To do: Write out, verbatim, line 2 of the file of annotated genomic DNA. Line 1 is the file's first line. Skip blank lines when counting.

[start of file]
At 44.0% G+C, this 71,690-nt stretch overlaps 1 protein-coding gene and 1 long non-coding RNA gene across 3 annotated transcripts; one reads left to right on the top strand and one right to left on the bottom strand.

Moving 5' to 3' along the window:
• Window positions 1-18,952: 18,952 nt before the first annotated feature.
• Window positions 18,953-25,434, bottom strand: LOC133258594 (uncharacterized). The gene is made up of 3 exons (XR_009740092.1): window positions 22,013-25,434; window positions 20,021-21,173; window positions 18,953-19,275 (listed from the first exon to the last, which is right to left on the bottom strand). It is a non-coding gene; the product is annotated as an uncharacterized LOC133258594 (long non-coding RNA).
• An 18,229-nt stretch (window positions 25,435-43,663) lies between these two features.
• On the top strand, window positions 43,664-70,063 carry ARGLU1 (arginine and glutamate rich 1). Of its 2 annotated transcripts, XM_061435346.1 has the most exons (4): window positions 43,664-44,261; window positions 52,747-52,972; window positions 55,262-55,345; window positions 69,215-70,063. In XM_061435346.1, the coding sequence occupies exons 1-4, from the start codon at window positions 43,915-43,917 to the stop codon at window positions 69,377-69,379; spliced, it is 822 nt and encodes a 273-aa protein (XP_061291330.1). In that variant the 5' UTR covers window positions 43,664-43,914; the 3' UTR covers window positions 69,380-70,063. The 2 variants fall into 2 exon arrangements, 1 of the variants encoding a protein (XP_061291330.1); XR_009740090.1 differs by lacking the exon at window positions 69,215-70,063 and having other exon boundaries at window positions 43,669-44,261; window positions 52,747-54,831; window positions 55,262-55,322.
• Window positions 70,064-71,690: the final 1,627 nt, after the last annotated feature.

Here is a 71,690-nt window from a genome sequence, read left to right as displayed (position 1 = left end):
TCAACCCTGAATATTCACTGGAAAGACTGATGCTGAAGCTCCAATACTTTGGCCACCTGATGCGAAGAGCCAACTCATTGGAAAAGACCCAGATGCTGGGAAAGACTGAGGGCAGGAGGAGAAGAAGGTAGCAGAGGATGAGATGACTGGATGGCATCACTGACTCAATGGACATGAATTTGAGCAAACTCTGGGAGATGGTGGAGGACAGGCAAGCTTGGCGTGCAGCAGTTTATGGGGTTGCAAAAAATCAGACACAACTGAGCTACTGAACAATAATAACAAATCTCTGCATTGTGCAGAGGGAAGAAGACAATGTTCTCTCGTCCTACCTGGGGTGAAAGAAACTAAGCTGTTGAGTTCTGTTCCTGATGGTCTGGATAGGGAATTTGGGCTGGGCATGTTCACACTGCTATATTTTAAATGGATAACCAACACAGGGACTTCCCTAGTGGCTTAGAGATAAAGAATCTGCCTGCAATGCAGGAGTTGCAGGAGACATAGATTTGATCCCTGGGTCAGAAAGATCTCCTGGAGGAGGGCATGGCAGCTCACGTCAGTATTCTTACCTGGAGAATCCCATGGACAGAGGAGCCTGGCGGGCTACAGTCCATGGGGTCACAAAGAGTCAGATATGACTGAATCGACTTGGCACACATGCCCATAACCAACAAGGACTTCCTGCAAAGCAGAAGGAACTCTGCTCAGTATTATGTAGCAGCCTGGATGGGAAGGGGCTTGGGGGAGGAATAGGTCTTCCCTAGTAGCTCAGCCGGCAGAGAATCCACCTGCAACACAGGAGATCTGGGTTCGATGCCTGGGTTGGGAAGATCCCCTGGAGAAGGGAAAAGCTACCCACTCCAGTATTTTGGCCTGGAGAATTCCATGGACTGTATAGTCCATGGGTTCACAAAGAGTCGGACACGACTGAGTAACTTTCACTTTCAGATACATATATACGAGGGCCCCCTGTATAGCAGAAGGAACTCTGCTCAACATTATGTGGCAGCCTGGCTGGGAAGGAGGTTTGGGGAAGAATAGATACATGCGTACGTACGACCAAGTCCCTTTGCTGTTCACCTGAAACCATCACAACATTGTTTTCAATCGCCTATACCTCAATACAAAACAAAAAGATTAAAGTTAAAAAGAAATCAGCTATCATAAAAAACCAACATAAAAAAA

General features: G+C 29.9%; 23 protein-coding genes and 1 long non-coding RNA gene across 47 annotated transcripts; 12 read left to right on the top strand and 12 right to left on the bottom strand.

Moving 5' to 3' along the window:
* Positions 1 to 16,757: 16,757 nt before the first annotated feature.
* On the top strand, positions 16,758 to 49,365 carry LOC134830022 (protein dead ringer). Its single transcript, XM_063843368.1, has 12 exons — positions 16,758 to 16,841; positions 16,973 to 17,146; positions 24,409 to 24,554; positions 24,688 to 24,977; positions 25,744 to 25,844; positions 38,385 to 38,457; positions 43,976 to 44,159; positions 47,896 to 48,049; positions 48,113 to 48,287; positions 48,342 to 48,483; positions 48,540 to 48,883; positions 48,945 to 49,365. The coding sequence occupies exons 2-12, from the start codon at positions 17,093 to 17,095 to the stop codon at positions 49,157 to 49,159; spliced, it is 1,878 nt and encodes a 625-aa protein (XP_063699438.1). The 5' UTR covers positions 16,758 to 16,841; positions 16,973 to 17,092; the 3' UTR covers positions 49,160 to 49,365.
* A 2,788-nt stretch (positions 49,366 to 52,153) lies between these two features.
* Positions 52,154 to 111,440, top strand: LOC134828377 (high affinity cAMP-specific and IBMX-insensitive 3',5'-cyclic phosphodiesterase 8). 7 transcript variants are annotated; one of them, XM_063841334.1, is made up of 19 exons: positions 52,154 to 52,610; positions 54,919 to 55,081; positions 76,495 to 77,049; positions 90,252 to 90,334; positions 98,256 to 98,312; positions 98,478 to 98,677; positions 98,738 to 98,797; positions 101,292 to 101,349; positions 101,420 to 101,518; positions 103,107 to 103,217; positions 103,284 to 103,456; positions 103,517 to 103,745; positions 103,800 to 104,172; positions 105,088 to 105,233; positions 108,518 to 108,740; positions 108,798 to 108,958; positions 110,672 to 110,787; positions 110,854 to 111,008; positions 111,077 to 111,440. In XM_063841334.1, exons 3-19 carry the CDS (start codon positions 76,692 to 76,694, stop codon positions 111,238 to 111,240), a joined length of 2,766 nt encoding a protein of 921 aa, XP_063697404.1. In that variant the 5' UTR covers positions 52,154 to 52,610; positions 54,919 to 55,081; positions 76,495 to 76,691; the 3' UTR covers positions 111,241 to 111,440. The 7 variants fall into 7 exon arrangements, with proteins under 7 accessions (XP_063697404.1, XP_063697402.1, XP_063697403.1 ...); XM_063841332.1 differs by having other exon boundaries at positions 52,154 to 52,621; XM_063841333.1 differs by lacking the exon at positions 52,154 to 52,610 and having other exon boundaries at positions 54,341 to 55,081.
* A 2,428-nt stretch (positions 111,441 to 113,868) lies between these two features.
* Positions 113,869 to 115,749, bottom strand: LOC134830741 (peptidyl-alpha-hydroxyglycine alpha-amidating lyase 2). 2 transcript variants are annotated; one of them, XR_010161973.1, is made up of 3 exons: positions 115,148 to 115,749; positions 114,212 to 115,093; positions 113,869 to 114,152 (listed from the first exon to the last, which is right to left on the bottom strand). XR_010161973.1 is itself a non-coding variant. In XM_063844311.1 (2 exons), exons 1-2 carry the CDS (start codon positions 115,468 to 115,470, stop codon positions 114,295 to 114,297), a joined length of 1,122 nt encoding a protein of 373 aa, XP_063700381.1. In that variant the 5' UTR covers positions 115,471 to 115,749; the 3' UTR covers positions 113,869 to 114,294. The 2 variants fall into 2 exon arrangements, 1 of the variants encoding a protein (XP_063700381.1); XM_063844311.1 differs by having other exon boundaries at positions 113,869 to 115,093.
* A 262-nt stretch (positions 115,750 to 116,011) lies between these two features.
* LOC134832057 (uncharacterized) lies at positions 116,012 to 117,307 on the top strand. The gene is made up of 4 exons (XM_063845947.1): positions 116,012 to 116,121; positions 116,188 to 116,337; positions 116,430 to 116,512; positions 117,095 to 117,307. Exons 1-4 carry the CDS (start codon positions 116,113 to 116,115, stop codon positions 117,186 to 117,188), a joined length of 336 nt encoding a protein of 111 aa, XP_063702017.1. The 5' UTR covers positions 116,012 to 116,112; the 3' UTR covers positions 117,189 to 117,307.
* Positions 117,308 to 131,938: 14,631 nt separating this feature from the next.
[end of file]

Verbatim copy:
Moving 5' to 3' along the window: